Board Of Directors


Faculty & Staff



"Murph" first fell in love with bluegrass music while living in Chicago and immediately started studying it with the great Czech guitar player Slavek Hanzlik as well as Don Stiernberg and Greg Cahill. After living in Chicago he moved to Colorado and founded the band Slipstream which performed at many notable festivals such as Grey Fox in New York. He then toured the country performing with Nashville singer/songwriter Rorey Carroll and has performed with such bluegrass luminaries as Noam Pikelny, Matt Flinner, the Infamous Stringdusters, Crooked Still, Darol Anger as well as many others and has been an endorsed artist for Elixir Guitar Strings for 14 years. Currently Murph is living in Shanghai, China, performing with mandolin virtuoso Tom Peng and teaching guitar lessons while exploring as much of Asia as possible.

Chris Thile, winner of the MacArthur Genius Grant, says this about Brad Murphey "a great lead guitarist..... and awesome rhythm player too!"


Hailing from both Michigan and West Virginia, Leslie has been studying the upright bass since she was just a little girl. As she got older she decided to further her music education at Western Michigan University where she focused on Music Education. While in college, Leslie also toured the midwest with the many orchestras and string ensembles she represented. Outside the classroom, Leslie immersed herself in Kalamazoo's local music scene where she discovered her deep love for Bluegrass and folk music. It didn't take long before she was singing and playing in numerous bands such as The Mossy Mountain Band and Who Hit John?

With string music tugging at her heart, Leslie decided to move to the mountains where there was sure to be no shortage of good pickers. Since the summer of 2009 when she moved to town, Leslie has played with some of the Colorado's most talented acts including Spring Creek Bluegrass Band, Bonnie and the Clydes, and was a founding member of The Railsplitters.

Leslie is currently teaching elementary music in Shanghai, China, where she nurtures and encourages the future generation of music lovers.


Ke Kukui Foundation along with hula school, Kaleinani O Ke Kukui -- both founded by the late Deva Yamashiro or “Aunty Deva” -- has continued to build and strengthen Hawaiian and Polynesian communities in the Pacific Northwest for the past 20 years. The organization's efforts to raise cultural awareness and spread the aloha spirit has made a lasting impact on families in the community. From the keiki (children) to the kupuna (elders), Ke Kukui Foundation and Kaleinani O Ke Kukui have created a home for those who hold Hawai’i close to their heart and welcome those who are eager to learn the culture of the islands. Ke Kukui Foundation is excited to be participating in the Cordova 4H Music Camp for their 5th year. They will be leading a Hawaiian Camp for the keiki (6-8 yrs), teaching ukulele, and also adding to this year’s list – hula & Tahitian dance classes.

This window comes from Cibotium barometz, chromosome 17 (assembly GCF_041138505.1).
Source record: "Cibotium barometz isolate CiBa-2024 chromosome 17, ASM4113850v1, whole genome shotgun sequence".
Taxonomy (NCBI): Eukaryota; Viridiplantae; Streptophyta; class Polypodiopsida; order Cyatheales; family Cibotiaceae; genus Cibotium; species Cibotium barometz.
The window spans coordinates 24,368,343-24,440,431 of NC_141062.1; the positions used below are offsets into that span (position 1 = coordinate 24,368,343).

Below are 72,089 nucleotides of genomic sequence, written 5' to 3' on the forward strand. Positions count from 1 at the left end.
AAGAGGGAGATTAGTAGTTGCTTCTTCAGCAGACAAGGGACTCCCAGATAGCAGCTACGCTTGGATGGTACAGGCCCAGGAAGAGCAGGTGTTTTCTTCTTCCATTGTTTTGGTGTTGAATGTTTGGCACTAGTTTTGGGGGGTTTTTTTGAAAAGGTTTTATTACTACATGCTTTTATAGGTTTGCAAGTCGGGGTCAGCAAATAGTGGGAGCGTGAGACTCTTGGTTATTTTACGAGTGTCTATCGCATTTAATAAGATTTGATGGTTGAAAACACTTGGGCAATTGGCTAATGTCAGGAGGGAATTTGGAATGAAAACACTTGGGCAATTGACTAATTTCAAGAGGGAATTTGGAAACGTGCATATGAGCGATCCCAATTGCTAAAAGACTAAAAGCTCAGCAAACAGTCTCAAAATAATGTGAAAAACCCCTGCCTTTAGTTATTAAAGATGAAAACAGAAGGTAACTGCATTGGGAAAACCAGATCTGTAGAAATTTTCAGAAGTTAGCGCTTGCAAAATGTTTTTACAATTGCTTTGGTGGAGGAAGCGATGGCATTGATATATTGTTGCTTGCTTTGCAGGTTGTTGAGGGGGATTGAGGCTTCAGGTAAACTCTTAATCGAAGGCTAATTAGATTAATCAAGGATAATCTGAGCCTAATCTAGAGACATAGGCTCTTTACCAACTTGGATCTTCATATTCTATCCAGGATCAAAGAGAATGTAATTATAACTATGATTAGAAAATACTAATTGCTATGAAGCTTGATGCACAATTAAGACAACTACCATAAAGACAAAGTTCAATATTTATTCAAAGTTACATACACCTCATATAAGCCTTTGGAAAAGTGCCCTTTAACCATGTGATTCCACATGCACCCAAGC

Kaloku Holt, eldest son of “Aunty Deva,” now the Executive Director of Ke Kukui Foundation and also lead hula and music instructor at Kaleinani O Ke Kukui. This will be Kaloku’s 3rd year at the Cordova 4H Music Camp.



Alyssa Reyes, fiancé of Kaloku, is a polished professional performer recently moved from Hawaii. She excels in various styles of Polynesian dances and also teaches at Kaleinani O Ke Kukui. This will be her 1 st time at the Cordova camp.


Kilinahe Agres

Aloha, my name is Kilinahe Agres. I was born and raised on the island of O’ahu, and currently live in Ewa Beach, Hawaii.

I had the privilege of attending Kamehameha Schools, a school for children of native Hawaiian decent. My love for Polynesian dancing started at a very young age, and I was fortunate enough to start dancing professionally at the age of 16. I’m currently one of the lead dancers at one of O’ahu’s best luau’s, Paradise Cove Luau.